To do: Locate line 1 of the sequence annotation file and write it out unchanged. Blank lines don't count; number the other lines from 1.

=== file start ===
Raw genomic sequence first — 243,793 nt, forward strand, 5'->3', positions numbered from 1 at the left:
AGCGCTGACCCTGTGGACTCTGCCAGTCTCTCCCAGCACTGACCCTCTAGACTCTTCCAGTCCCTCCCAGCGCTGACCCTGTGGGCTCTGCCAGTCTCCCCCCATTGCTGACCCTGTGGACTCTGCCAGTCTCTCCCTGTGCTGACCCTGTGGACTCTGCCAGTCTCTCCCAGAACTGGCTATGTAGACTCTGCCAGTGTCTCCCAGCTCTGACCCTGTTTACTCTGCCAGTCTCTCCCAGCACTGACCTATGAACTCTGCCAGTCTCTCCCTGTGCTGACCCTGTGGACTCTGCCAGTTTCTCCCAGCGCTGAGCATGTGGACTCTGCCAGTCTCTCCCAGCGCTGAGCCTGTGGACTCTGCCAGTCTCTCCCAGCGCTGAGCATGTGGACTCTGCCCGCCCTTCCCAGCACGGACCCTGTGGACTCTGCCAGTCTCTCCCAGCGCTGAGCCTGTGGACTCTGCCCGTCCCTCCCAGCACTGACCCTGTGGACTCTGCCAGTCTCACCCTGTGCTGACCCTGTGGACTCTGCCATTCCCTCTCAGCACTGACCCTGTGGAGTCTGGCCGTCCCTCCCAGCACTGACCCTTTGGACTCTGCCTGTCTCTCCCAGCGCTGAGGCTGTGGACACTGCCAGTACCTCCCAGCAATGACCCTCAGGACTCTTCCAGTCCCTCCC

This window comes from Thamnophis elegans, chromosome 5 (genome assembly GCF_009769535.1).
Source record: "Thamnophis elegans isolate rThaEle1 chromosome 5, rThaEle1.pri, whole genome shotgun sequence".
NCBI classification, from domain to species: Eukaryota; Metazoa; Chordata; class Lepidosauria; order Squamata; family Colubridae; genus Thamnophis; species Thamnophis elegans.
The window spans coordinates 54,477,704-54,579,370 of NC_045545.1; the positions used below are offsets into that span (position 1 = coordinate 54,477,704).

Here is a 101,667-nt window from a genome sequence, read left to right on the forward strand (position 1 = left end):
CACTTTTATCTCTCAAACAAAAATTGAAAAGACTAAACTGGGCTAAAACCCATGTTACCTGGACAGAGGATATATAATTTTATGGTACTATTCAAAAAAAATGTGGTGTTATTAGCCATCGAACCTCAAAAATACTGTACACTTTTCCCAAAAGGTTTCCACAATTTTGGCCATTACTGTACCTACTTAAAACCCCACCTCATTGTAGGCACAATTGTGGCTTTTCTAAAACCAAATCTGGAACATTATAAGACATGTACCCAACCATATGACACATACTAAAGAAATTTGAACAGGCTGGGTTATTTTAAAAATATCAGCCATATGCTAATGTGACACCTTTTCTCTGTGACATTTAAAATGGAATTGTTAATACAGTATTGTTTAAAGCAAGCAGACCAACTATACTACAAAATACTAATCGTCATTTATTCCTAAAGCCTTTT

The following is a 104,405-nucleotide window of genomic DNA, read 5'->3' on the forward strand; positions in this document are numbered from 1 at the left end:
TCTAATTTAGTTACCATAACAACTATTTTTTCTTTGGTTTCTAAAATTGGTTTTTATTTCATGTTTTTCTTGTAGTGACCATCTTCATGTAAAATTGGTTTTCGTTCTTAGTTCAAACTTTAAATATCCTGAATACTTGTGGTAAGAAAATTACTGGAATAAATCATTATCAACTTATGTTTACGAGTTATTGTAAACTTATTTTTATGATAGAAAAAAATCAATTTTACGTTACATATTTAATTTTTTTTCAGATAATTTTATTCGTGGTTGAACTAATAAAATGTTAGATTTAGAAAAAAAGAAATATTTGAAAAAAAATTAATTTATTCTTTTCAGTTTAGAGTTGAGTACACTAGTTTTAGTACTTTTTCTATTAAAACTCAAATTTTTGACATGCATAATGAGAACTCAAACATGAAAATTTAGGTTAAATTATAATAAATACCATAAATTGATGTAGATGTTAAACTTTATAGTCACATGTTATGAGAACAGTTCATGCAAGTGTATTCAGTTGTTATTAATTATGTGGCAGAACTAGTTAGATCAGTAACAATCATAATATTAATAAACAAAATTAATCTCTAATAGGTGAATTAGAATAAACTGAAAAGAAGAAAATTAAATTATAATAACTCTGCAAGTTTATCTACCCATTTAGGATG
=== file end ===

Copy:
Raw genomic sequence first — 243,793 nt, forward strand, 5'->3', positions numbered from 1 at the left: